As far as I'm concerned, New Year's resolutions are for other people. You want to make enough of them to fill a Torah-length scroll? Good for you. Way to be ambitious. I, on the other hand, never make any. I don't need that kind of pressure. The way I see it, failure hurts less when you aim low. If it's suffering and self-flagellation I want, I'll let eight weeks slip by between bikini waxes.

However. When a flight attendant offered a free cocktail to the passenger with the most creative resolution during a recent flight, I whipped out my pen. It may have been disingenuous to participate, seeing as I had zero intention of actually seeing mine through. But I'm competitive and I wanted a whisky. Mostly, I'm competitive.

The judging resulted in a four-way tie.

Two people promised to feed the homeless and do good for the downtrodden and blah-dee-blah—fairly vague and accountability-free goals, if you ask me. Another winner planned to travel on Alaska Airlines 50 times during 2011. Clearly, this lady was the class suck up, the one who always sat in the front row with her hand up and a ready answer. She was the one who volunteered to help the teacher pass out the exam sheets.

And then there was the woman in seat 9B who promised “to be more compassionate toward all the mutants who seemed never to have been through an airport security check point before, like the sedated lady with a lapcat and two teenage traveling companions who—more concerned with the perfect placement of their Justin Bieber coifs—couldn't be bothered to help their molasses-impersonating basket case of a mother unload her 17 bins of crap.”

Is it wrong to quote myself ? And so it was—as Sam and I sipped on free Crown Royal during the last hour of our flight, basking in the glow of my win—that I proceeded to compile a list of resolutions I would make if I were a resolution maker. Which I still am not. But if I were, 2011 would be the year that:

• I would be on time for everything, including bill payment, starting my period and deadlines (waves sheepishly to editor).

• I would brush my teeth and floss after every meal.

• I would open and sort through my stack of mail on a daily basis rather than piling it up on every household surface indefinitely.

• Instead of running on fumes, I would fill my car up with gas whenever it gets down to the quarter-tank mark so that when Armageddon or Rainmageddon or Whatevermageddon happens, I'd be prepared.

I might even stock my trunk with a gallon of water, a flashlight, an emergency blanket and some canned beans. I'd be sort of like a Mormon, only without the magic underpants and self-righteousness.

• Speaking of beans, I would stop kvetching about how the taco shop screwed up my burrito again, even as I ate my burrito. Instead of ruining the meal for everybody, I would take it back to the counter and ask for it to be fixed.

• I would ask nicely.

• I would try to pretend, for the benefit of my friends who insist on owning them, that I like cats.

• In addition, I would quit making remarks about how the best place for cats is cuddled up next to a bunch of stones in a burlap sack at the bottom of the San Diego River.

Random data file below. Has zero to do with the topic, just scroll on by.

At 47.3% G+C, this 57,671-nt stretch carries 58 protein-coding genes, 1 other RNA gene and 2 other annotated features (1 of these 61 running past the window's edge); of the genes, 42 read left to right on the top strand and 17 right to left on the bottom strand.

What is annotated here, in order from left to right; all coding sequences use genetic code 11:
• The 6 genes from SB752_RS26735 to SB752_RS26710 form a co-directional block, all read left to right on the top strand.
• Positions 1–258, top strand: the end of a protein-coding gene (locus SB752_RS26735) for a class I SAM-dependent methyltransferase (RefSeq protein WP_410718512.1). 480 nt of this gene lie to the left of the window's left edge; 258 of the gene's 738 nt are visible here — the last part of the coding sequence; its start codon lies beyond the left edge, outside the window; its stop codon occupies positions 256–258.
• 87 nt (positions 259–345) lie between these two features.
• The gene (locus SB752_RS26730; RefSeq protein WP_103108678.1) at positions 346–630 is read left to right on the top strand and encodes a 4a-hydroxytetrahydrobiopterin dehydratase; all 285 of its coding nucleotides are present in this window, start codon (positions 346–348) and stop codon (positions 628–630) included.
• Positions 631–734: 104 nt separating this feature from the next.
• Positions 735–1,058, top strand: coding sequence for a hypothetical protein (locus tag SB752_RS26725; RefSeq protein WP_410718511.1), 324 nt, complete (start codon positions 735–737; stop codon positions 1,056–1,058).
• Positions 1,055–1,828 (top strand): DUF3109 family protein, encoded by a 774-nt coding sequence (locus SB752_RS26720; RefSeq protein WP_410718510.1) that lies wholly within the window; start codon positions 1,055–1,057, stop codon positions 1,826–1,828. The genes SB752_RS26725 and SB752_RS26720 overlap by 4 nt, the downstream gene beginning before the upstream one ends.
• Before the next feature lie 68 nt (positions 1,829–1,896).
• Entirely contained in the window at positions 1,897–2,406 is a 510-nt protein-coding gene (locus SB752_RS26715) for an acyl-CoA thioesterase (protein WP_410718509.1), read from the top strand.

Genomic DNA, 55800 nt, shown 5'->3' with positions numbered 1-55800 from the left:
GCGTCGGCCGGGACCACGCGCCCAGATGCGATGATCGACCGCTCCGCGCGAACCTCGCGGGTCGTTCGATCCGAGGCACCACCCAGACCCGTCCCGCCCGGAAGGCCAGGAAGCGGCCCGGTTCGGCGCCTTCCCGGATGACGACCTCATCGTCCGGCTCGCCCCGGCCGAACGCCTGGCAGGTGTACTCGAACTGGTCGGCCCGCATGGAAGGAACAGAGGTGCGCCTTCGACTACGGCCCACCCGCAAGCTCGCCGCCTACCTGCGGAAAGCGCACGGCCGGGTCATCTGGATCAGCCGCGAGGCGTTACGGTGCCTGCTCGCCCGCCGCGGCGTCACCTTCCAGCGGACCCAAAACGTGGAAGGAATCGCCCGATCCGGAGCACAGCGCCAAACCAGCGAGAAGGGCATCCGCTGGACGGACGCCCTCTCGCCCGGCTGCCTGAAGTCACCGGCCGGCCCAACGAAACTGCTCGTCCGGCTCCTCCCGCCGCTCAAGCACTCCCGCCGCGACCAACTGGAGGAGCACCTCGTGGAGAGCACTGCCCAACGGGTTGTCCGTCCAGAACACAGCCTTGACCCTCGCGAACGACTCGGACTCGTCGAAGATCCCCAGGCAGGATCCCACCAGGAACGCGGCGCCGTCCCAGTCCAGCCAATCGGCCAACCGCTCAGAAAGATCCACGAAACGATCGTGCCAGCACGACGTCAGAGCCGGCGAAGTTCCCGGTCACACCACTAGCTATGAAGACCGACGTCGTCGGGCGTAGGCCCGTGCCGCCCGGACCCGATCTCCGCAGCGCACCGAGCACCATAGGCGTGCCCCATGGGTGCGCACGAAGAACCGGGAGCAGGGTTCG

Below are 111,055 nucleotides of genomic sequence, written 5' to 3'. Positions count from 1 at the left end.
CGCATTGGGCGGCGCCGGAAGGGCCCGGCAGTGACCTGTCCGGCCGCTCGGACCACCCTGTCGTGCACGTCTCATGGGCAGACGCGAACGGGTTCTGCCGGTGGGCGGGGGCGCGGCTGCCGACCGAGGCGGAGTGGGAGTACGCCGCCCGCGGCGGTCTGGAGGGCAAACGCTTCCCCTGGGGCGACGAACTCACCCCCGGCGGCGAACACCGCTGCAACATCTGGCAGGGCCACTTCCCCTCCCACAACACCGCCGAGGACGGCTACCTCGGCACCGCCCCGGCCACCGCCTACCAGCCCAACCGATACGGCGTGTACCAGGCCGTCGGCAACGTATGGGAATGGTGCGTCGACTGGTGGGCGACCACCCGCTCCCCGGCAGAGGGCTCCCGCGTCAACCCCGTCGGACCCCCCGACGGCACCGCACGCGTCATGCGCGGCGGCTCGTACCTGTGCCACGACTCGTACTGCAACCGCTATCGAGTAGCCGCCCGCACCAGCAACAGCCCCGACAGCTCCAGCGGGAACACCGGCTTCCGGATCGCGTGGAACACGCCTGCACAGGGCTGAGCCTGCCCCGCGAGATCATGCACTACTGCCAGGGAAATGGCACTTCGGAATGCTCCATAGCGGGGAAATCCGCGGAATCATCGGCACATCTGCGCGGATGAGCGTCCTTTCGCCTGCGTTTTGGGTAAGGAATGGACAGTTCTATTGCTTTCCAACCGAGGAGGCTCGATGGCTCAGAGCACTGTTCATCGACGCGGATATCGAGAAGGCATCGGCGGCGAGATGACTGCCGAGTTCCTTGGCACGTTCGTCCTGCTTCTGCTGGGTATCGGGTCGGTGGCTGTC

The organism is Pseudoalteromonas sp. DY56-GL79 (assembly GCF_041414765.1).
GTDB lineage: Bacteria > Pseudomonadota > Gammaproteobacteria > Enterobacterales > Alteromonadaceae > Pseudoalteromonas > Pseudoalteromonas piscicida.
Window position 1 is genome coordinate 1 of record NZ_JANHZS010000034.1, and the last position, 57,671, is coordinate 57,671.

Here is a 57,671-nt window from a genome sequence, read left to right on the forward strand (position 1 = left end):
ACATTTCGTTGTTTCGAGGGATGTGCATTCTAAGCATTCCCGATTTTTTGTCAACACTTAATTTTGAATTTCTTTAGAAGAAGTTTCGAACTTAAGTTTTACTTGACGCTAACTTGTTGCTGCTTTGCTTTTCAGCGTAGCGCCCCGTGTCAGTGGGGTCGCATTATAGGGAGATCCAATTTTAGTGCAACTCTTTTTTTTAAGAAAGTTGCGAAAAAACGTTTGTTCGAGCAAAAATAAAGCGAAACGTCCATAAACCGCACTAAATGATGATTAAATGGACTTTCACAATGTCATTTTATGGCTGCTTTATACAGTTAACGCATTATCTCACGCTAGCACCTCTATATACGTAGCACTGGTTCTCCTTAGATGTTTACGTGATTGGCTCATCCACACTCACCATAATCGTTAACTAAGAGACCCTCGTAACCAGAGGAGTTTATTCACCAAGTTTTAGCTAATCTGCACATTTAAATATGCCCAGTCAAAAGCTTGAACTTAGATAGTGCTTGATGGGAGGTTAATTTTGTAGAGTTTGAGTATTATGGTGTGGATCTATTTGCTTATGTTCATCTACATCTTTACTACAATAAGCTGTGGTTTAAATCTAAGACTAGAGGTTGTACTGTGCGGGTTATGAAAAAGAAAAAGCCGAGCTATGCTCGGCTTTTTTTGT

• I would respond in a most heartfelt-regretful manner to hate mail from cat lovers.

• I would donate the proceeds of every future column to the Feral Cat Coalition.

• (Ha ha ha ha ha— yeah, right. That totally isn't a resolution I would ever make. Fuck the Feral Cat Coalition.)

• I would swear less.

• Rather than secretly enjoying the melancholy for the angst-riddled teenage days of a simple country girl mocked by cheerleaders, I would change the dial on my car radio whenever a Taylor Swift song is played.

• I would put more money away for my daughter's future.

• I wouldn't regale the telemarketer from the Democratic National Committee with an itemized list of reasons why I'll never donate another penny to the Democrats while also antagonizing her with repeated requests for a donation to my child's college fund.

• I would simply hang up on her instead.

• I wouldn't hold a grudge against our college neighbors for taking the parking space directly in front of our house.

• I would buy only one pair of shoes all year. OK, probably two. It's good to be realistic when writing resolutions.

• I would believe in unicorns and the fundamental goodness in all humans, even greedy bankers and those who shop at Michael's—like the woman in front of me this past holiday season who waited until her subtotal flashed on the cash register before holding up the entire check-out line while a manager procured for her the green spray paint she forgot to grab.

• I wouldn't, in such situations as the one above, take a photo of the annoying person hemming-and-hawing over which hue of spray paint to purchase, send it to my only Christian friend and tell her she was right, there is a hell after all and it is called Michael's.

• I would resolve to never set foot in a Michael's again.

• I would give my husband more blowjobs. The annual birthday / anniversary / Christmas schedule really is phoning it in.

• If I did that, I bet I could revise my previous shoe resolution to one purchase a week.

• I would definitely, definitely hang the oversized glass dreidel ornament from my mother-in-law on the Christmas tree, front and center, before her arrival, instead of keeping it packed away “in case of breakage.”

• I would not let more than four weeks pass between bikini waxes. Oy, the suffering that could be avoided.

Cat lovers, sit on your fingers. Everyone else can write to and


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